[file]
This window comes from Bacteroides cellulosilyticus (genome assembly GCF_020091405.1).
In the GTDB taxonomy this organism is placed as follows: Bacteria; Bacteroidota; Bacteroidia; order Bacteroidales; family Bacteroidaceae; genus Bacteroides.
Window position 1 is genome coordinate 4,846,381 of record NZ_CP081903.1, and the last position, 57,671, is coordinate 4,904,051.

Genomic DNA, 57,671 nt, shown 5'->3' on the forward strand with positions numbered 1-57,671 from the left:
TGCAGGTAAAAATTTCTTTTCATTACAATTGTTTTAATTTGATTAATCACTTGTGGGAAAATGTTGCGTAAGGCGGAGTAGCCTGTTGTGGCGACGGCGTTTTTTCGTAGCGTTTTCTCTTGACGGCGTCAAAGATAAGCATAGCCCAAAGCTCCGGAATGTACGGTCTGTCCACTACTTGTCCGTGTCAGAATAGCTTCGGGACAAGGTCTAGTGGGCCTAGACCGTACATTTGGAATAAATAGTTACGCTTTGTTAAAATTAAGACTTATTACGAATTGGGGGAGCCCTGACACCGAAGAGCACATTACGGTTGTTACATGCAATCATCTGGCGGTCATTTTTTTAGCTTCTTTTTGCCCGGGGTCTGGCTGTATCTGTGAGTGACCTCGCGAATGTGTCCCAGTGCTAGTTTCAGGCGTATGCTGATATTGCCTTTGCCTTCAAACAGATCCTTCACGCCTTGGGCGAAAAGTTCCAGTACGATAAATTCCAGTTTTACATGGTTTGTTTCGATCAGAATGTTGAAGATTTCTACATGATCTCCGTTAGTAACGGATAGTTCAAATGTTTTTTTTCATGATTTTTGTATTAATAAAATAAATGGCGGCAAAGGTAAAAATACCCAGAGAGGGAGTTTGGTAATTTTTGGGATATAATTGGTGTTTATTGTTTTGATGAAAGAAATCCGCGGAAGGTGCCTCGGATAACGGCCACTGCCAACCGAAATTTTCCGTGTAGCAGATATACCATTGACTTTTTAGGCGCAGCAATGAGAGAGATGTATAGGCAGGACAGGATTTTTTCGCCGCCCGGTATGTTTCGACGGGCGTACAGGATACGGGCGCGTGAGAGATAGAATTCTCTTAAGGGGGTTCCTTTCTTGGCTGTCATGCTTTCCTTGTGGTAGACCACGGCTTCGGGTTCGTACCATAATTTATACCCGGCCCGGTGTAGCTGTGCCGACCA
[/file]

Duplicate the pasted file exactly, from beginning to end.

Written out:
This window comes from Bacteroides cellulosilyticus (genome assembly GCF_020091405.1).
In the GTDB taxonomy this organism is placed as follows: Bacteria; Bacteroidota; Bacteroidia; order Bacteroidales; family Bacteroidaceae; genus Bacteroides.
Window position 1 is genome coordinate 4,846,381 of record NZ_CP081903.1, and the last position, 57,671, is coordinate 4,904,051.

Genomic DNA, 57,671 nt, shown 5'->3' on the forward strand with positions numbered 1-57,671 from the left:
TGCAGGTAAAAATTTCTTTTCATTACAATTGTTTTAATTTGATTAATCACTTGTGGGAAAATGTTGCGTAAGGCGGAGTAGCCTGTTGTGGCGACGGCGTTTTTTCGTAGCGTTTTCTCTTGACGGCGTCAAAGATAAGCATAGCCCAAAGCTCCGGAATGTACGGTCTGTCCACTACTTGTCCGTGTCAGAATAGCTTCGGGACAAGGTCTAGTGGGCCTAGACCGTACATTTGGAATAAATAGTTACGCTTTGTTAAAATTAAGACTTATTACGAATTGGGGGAGCCCTGACACCGAAGAGCACATTACGGTTGTTACATGCAATCATCTGGCGGTCATTTTTTTAGCTTCTTTTTGCCCGGGGTCTGGCTGTATCTGTGAGTGACCTCGCGAATGTGTCCCAGTGCTAGTTTCAGGCGTATGCTGATATTGCCTTTGCCTTCAAACAGATCCTTCACGCCTTGGGCGAAAAGTTCCAGTACGATAAATTCCAGTTTTACATGGTTTGTTTCGATCAGAATGTTGAAGATTTCTACATGATCTCCGTTAGTAACGGATAGTTCAAATGTTTTTTTTCATGATTTTTGTATTAATAAAATAAATGGCGGCAAAGGTAAAAATACCCAGAGAGGGAGTTTGGTAATTTTTGGGATATAATTGGTGTTTATTGTTTTGATGAAAGAAATCCGCGGAAGGTGCCTCGGATAACGGCCACTGCCAACCGAAATTTTCCGTGTAGCAGATATACCATTGACTTTTTAGGCGCAGCAATGAGAGAGATGTATAGGCAGGACAGGATTTTTTCGCCGCCCGGTATGTTTCGACGGGCGTACAGGATACGGGCGCGTGAGAGATAGAATTCTCTTAAGGGGGTTCCTTTCTTGGCTGTCATGCTTTCCTTGTGGTAGACCACGGCTTCGGGTTCGTACCATAATTTATACCCGGCCCGGTGTAGCTGTGCCGACCA